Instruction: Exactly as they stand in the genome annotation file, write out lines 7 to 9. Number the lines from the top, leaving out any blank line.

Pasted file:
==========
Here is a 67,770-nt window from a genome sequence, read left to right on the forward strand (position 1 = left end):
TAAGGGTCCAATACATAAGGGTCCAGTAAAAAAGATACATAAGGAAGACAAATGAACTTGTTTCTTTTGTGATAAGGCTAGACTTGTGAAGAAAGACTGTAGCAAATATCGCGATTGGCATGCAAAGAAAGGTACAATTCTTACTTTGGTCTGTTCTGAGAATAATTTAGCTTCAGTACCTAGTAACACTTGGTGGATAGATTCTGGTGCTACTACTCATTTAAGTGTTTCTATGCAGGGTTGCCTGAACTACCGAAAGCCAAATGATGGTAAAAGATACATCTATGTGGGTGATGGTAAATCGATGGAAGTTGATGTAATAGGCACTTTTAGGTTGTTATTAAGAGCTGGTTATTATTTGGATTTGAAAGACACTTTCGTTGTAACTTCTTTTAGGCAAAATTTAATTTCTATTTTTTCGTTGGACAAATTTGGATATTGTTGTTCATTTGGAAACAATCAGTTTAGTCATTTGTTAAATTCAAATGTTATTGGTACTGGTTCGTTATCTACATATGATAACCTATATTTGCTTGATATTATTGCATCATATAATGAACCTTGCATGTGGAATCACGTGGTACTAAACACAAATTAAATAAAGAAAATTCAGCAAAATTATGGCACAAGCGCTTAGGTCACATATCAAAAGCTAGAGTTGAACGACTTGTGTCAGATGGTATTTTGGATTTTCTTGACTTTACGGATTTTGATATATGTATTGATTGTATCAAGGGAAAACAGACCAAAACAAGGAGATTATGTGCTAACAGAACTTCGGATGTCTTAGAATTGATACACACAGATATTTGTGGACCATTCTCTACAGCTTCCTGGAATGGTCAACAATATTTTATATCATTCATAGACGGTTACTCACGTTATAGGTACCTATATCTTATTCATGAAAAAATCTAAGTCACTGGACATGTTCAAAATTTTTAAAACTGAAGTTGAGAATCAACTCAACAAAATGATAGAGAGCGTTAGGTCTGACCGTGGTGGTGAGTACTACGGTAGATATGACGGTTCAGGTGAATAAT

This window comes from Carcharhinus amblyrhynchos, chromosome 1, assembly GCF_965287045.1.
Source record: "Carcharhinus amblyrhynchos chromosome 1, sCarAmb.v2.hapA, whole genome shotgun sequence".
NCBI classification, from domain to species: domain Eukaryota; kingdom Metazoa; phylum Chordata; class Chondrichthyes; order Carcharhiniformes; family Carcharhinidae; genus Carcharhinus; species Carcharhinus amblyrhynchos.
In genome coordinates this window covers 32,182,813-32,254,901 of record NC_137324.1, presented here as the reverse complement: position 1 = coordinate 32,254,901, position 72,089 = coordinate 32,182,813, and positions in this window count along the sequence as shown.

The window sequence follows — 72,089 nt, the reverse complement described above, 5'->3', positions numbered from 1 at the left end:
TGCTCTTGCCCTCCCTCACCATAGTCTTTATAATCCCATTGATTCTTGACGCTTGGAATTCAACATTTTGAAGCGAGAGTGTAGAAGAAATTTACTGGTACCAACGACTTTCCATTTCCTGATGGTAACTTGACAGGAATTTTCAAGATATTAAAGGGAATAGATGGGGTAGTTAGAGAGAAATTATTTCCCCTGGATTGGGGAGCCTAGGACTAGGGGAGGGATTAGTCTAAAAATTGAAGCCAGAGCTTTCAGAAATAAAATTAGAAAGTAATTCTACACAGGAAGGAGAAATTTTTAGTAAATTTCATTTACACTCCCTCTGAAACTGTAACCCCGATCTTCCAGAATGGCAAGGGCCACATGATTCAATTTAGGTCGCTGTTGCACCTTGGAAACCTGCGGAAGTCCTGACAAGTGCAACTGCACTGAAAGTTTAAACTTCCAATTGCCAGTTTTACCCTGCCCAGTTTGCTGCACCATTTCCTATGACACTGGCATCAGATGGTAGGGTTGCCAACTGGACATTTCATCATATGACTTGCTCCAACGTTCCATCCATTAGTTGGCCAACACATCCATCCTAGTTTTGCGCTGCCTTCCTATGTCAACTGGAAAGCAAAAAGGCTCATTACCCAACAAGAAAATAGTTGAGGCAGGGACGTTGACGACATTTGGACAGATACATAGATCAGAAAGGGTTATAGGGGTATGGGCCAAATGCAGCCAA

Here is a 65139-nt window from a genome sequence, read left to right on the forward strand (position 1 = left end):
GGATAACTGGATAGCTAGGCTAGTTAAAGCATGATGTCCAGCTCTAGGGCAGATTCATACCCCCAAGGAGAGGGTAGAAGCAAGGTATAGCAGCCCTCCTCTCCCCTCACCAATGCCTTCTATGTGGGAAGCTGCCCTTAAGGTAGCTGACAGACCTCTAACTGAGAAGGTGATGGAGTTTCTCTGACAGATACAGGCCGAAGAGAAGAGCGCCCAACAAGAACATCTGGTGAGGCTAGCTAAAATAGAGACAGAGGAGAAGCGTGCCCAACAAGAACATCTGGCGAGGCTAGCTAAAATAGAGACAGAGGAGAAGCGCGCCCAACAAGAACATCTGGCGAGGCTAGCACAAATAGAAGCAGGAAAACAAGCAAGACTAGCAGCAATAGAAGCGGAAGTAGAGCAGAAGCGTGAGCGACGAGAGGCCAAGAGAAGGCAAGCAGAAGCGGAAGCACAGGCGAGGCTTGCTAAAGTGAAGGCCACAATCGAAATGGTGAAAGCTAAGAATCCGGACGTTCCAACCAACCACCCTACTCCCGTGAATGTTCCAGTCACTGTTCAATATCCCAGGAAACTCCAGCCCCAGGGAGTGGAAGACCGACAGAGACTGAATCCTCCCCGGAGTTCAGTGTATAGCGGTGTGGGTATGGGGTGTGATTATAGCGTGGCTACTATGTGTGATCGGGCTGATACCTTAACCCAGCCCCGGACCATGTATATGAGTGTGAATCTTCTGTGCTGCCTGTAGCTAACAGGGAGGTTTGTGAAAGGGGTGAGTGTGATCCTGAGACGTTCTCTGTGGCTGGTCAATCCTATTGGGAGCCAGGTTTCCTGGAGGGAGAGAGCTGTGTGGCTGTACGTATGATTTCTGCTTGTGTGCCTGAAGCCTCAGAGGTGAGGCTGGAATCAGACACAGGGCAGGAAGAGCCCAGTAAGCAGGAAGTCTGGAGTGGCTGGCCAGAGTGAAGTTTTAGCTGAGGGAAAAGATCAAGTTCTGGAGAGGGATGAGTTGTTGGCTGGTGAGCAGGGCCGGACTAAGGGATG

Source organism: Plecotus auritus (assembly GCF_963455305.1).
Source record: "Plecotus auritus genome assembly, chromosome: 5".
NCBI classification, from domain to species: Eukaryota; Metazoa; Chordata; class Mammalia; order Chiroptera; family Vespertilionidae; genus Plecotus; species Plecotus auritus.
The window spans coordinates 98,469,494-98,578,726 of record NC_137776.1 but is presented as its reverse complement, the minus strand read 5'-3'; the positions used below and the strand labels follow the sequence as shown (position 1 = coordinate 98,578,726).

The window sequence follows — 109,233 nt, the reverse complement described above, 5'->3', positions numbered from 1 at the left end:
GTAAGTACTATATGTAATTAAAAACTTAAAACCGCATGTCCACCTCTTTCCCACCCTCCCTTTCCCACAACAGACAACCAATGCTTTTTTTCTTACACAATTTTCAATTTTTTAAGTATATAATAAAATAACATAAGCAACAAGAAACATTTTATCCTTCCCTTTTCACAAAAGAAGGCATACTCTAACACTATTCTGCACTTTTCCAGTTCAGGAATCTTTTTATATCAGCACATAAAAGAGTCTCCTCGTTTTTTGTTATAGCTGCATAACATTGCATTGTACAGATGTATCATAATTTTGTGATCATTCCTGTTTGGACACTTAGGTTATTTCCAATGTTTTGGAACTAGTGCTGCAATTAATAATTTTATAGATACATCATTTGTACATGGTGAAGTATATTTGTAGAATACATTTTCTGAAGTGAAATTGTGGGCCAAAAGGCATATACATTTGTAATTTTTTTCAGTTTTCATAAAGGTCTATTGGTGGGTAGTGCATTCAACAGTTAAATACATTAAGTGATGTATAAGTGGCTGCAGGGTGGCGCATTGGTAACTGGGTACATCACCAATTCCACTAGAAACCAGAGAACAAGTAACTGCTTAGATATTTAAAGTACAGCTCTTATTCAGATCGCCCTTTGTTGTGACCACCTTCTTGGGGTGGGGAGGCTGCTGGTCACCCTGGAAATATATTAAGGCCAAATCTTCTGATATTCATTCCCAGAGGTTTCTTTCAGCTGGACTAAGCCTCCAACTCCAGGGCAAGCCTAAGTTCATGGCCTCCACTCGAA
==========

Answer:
The window sequence follows — 72,089 nt, the reverse complement described above, 5'->3', positions numbered from 1 at the left end:
TGCTCTTGCCCTCCCTCACCATAGTCTTTATAATCCCATTGATTCTTGACGCTTGGAATTCAACATTTTGAAGCGAGAGTGTAGAAGAAATTTACTGGTACCAACGACTTTCCATTTCCTGATGGTAACTTGACAGGAATTTTCAAGATATTAAAGGGAATAGATGGGGTAGTTAGAGAGAAATTATTTCCCCTGGATTGGGGAGCCTAGGACTAGGGGAGGGATTAGTCTAAAAATTGAAGCCAGAGCTTTCAGAAATAAAATTAGAAAGTAATTCTACACAGGAAGGAGAAATTTTTAGTAAATTTCATTTACACTCCCTCTGAAACTGTAACCCCGATCTTCCAGAATGGCAAGGGCCACATGATTCAATTTAGGTCGCTGTTGCACCTTGGAAACCTGCGGAAGTCCTGACAAGTGCAACTGCACTGAAAGTTTAAACTTCCAATTGCCAGTTTTACCCTGCCCAGTTTGCTGCACCATTTCCTATGACACTGGCATCAGATGGTAGGGTTGCCAACTGGACATTTCATCATATGACTTGCTCCAACGTTCCATCCATTAGTTGGCCAACACATCCATCCTAGTTTTGCGCTGCCTTCCTATGTCAACTGGAAAGCAAAAAGGCTCATTACCCAACAAGAAAATAGTTGAGGCAGGGACGTTGACGACATTTGGACAGATACATAGATCAGAAAGGGTTATAGGGGTATGGGCCAAATGCAGCCAA

Here is a 65139-nt window from a genome sequence, read left to right on the forward strand (position 1 = left end):